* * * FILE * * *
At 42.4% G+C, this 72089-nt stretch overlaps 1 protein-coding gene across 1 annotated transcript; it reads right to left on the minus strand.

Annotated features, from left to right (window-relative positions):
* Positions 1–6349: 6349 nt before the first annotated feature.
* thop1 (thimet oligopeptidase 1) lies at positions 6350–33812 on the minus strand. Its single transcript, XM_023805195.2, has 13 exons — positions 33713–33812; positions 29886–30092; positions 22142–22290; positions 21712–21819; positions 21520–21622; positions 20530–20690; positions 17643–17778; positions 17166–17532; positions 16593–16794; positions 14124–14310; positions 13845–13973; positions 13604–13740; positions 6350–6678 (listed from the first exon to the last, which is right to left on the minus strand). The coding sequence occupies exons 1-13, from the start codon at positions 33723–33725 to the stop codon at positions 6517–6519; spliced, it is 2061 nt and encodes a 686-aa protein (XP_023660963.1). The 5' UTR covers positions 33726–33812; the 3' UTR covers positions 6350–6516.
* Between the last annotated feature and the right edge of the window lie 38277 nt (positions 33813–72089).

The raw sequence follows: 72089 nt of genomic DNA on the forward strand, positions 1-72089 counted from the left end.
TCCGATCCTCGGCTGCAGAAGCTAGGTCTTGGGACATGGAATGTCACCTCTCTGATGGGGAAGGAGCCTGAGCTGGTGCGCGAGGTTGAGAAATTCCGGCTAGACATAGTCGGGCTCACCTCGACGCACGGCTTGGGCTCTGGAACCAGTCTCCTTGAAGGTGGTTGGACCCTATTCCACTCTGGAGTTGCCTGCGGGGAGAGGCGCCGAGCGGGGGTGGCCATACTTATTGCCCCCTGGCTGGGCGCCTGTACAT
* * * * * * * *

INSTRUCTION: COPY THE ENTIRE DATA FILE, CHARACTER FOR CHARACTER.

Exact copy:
At 42.4% G+C, this 72089-nt stretch overlaps 1 protein-coding gene across 1 annotated transcript; it reads right to left on the minus strand.

Annotated features, from left to right (window-relative positions):
* Positions 1–6349: 6349 nt before the first annotated feature.
* thop1 (thimet oligopeptidase 1) lies at positions 6350–33812 on the minus strand. Its single transcript, XM_023805195.2, has 13 exons — positions 33713–33812; positions 29886–30092; positions 22142–22290; positions 21712–21819; positions 21520–21622; positions 20530–20690; positions 17643–17778; positions 17166–17532; positions 16593–16794; positions 14124–14310; positions 13845–13973; positions 13604–13740; positions 6350–6678 (listed from the first exon to the last, which is right to left on the minus strand). The coding sequence occupies exons 1-13, from the start codon at positions 33723–33725 to the stop codon at positions 6517–6519; spliced, it is 2061 nt and encodes a 686-aa protein (XP_023660963.1). The 5' UTR covers positions 33726–33812; the 3' UTR covers positions 6350–6516.
* Between the last annotated feature and the right edge of the window lie 38277 nt (positions 33813–72089).

The raw sequence follows: 72089 nt of genomic DNA on the forward strand, positions 1-72089 counted from the left end.
TCCGATCCTCGGCTGCAGAAGCTAGGTCTTGGGACATGGAATGTCACCTCTCTGATGGGGAAGGAGCCTGAGCTGGTGCGCGAGGTTGAGAAATTCCGGCTAGACATAGTCGGGCTCACCTCGACGCACGGCTTGGGCTCTGGAACCAGTCTCCTTGAAGGTGGTTGGACCCTATTCCACTCTGGAGTTGCCTGCGGGGAGAGGCGCCGAGCGGGGGTGGCCATACTTATTGCCCCCTGGCTGGGCGCCTGTACAT